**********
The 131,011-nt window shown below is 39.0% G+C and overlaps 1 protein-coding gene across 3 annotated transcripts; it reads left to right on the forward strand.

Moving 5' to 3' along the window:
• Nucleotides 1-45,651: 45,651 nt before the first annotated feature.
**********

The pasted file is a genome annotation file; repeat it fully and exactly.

The 131,011-nt window shown below is 39.0% G+C and overlaps 1 protein-coding gene across 3 annotated transcripts; it reads left to right on the forward strand.

Moving 5' to 3' along the window:
• Nucleotides 1-45,651: 45,651 nt before the first annotated feature.